This is the legacy documentation for Google Ads scripts. Go to the current docs.


Iterators are a common programming pattern used for traversing a list of objects when

  • The size of the list may not be known from the start.
  • Loading the entire list into memory at once may prove overly resource intensive.

Iterators expose two methods: boolean hasNext() and Object next(). Google Ads scripts use the Iterator pattern for fetching Google Ads entities.

Functionally, iterators are not too different from regular arrays, and may make your code more concise. Compare the code that traverses an array:

for (var i = 0; i < myArray.length; i++) {
  var myObject = myArray[i];
with code that traverses an iterator:
while (myIterator.hasNext()) {
  var myObject =;

The following code demonstrates the usage of an iterator over all campaigns in your account:

var campaignIterator = AdsApp.campaigns().get();

while (campaignIterator.hasNext()) {
  var campaign =;
  Logger.log(campaign.getName() +
      "; active? " + campaign.isEnabled() +
      "; budget=" + campaign.getBudget());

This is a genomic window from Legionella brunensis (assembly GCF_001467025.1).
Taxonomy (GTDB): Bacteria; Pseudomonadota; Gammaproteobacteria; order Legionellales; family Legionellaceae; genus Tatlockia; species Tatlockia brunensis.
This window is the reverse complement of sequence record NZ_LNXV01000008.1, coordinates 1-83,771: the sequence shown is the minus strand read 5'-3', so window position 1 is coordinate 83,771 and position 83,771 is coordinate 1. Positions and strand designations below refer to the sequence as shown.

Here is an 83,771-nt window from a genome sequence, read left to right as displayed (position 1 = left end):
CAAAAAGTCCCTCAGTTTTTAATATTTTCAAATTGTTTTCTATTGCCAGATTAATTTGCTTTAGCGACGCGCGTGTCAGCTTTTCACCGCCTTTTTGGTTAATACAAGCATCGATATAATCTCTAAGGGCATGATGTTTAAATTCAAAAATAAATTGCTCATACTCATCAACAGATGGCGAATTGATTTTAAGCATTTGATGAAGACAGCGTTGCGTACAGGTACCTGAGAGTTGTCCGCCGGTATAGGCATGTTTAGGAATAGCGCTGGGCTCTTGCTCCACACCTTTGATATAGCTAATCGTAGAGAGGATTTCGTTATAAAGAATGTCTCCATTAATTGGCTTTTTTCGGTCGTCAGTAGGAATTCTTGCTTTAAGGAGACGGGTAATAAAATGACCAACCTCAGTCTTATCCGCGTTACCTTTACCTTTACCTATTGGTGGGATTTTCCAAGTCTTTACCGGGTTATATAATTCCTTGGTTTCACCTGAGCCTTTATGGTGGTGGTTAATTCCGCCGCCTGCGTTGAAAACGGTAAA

In Google Ads scripts, entity iterators are often limited to fetching only the first 50,000 entities (see Limits for more information). However, it is possible to discover the total number of entities the iterator would have fetched by calling iterator.totalNumEntities(). This is useful when trying to split up work. For instance,

var keywords = campaign.keywords()
    .withCondition("Ctr > 0.01")
// Did we fetch more keywords than we can handle?
if (keywords.totalNumEntities() > 50000) {
    // Adjust the condition to fetch fewer keywords.
    keywords = campaign.keywords()
      .withCondition("Ctr > 0.015")

Application of withLimit() to a selector does not change the value of totalNumEntities(). x and y in the following snippet will have the same value:

var x = AdsApp.keywords().get().totalNumEntities();
var y = AdsApp.keywords().withLimit(5).get().totalNumEntities();

In order to obtain an Iterator of Google Ads entities, one must construct a Selector first.